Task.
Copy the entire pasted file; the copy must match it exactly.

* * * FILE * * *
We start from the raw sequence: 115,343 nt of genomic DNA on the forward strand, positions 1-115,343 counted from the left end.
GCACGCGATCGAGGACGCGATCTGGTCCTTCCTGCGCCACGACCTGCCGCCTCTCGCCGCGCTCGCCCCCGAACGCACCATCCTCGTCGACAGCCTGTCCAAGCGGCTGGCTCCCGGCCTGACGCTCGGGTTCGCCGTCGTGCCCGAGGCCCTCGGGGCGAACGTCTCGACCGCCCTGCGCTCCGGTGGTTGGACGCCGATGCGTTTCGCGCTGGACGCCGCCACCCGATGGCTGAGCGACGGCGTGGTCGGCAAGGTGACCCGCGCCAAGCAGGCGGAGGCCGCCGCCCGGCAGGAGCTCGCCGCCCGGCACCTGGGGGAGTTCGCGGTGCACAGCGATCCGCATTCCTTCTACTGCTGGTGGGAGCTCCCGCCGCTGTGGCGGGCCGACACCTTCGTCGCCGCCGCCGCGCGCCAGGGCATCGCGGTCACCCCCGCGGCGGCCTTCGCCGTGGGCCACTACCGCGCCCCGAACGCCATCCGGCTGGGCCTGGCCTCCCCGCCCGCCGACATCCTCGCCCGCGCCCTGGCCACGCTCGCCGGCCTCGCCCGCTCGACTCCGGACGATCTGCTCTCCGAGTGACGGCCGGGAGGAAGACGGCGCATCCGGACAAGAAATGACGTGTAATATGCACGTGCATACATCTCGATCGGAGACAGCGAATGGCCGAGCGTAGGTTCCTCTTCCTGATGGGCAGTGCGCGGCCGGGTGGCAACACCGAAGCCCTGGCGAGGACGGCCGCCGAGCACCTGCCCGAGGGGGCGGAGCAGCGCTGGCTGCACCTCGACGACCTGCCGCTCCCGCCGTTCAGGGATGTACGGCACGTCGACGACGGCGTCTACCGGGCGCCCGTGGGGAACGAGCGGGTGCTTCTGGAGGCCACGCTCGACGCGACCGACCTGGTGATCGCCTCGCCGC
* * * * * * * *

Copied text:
We start from the raw sequence: 115,343 nt of genomic DNA on the forward strand, positions 1-115,343 counted from the left end.
GCACGCGATCGAGGACGCGATCTGGTCCTTCCTGCGCCACGACCTGCCGCCTCTCGCCGCGCTCGCCCCCGAACGCACCATCCTCGTCGACAGCCTGTCCAAGCGGCTGGCTCCCGGCCTGACGCTCGGGTTCGCCGTCGTGCCCGAGGCCCTCGGGGCGAACGTCTCGACCGCCCTGCGCTCCGGTGGTTGGACGCCGATGCGTTTCGCGCTGGACGCCGCCACCCGATGGCTGAGCGACGGCGTGGTCGGCAAGGTGACCCGCGCCAAGCAGGCGGAGGCCGCCGCCCGGCAGGAGCTCGCCGCCCGGCACCTGGGGGAGTTCGCGGTGCACAGCGATCCGCATTCCTTCTACTGCTGGTGGGAGCTCCCGCCGCTGTGGCGGGCCGACACCTTCGTCGCCGCCGCCGCGCGCCAGGGCATCGCGGTCACCCCCGCGGCGGCCTTCGCCGTGGGCCACTACCGCGCCCCGAACGCCATCCGGCTGGGCCTGGCCTCCCCGCCCGCCGACATCCTCGCCCGCGCCCTGGCCACGCTCGCCGGCCTCGCCCGCTCGACTCCGGACGATCTGCTCTCCGAGTGACGGCCGGGAGGAAGACGGCGCATCCGGACAAGAAATGACGTGTAATATGCACGTGCATACATCTCGATCGGAGACAGCGAATGGCCGAGCGTAGGTTCCTCTTCCTGATGGGCAGTGCGCGGCCGGGTGGCAACACCGAAGCCCTGGCGAGGACGGCCGCCGAGCACCTGCCCGAGGGGGCGGAGCAGCGCTGGCTGCACCTCGACGACCTGCCGCTCCCGCCGTTCAGGGATGTACGGCACGTCGACGACGGCGTCTACCGGGCGCCCGTGGGGAACGAGCGGGTGCTTCTGGAGGCCACGCTCGACGCGACCGACCTGGTGATCGCCTCGCCGC